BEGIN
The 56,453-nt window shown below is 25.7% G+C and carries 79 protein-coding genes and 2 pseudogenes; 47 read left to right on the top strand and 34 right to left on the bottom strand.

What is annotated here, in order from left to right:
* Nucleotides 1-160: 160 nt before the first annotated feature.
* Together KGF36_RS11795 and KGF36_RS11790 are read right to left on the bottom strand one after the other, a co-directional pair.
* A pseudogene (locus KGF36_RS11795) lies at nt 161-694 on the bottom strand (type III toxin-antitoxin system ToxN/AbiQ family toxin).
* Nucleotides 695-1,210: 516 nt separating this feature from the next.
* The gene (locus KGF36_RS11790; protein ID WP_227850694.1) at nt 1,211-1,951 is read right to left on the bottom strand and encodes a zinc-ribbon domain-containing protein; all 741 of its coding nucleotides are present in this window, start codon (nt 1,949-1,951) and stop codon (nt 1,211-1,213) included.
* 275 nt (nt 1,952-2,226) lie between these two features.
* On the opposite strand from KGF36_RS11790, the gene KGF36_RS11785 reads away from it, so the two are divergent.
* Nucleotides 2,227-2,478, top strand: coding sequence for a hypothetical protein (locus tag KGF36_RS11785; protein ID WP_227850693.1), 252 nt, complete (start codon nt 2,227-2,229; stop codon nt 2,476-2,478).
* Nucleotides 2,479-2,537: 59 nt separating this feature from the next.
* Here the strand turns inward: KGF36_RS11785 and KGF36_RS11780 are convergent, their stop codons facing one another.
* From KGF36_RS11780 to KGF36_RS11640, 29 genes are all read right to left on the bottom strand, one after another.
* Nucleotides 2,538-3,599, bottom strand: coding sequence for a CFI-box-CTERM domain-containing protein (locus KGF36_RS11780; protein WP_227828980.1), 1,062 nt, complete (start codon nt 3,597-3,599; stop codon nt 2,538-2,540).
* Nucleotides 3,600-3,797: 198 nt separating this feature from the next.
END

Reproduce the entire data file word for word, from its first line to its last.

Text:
The 56,453-nt window shown below is 25.7% G+C and carries 79 protein-coding genes and 2 pseudogenes; 47 read left to right on the top strand and 34 right to left on the bottom strand.

What is annotated here, in order from left to right:
* Nucleotides 1-160: 160 nt before the first annotated feature.
* Together KGF36_RS11795 and KGF36_RS11790 are read right to left on the bottom strand one after the other, a co-directional pair.
* A pseudogene (locus KGF36_RS11795) lies at nt 161-694 on the bottom strand (type III toxin-antitoxin system ToxN/AbiQ family toxin).
* Nucleotides 695-1,210: 516 nt separating this feature from the next.
* The gene (locus KGF36_RS11790; protein ID WP_227850694.1) at nt 1,211-1,951 is read right to left on the bottom strand and encodes a zinc-ribbon domain-containing protein; all 741 of its coding nucleotides are present in this window, start codon (nt 1,949-1,951) and stop codon (nt 1,211-1,213) included.
* 275 nt (nt 1,952-2,226) lie between these two features.
* On the opposite strand from KGF36_RS11790, the gene KGF36_RS11785 reads away from it, so the two are divergent.
* Nucleotides 2,227-2,478, top strand: coding sequence for a hypothetical protein (locus tag KGF36_RS11785; protein ID WP_227850693.1), 252 nt, complete (start codon nt 2,227-2,229; stop codon nt 2,476-2,478).
* Nucleotides 2,479-2,537: 59 nt separating this feature from the next.
* Here the strand turns inward: KGF36_RS11785 and KGF36_RS11780 are convergent, their stop codons facing one another.
* From KGF36_RS11780 to KGF36_RS11640, 29 genes are all read right to left on the bottom strand, one after another.
* Nucleotides 2,538-3,599, bottom strand: coding sequence for a CFI-box-CTERM domain-containing protein (locus KGF36_RS11780; protein WP_227828980.1), 1,062 nt, complete (start codon nt 3,597-3,599; stop codon nt 2,538-2,540).
* Nucleotides 3,600-3,797: 198 nt separating this feature from the next.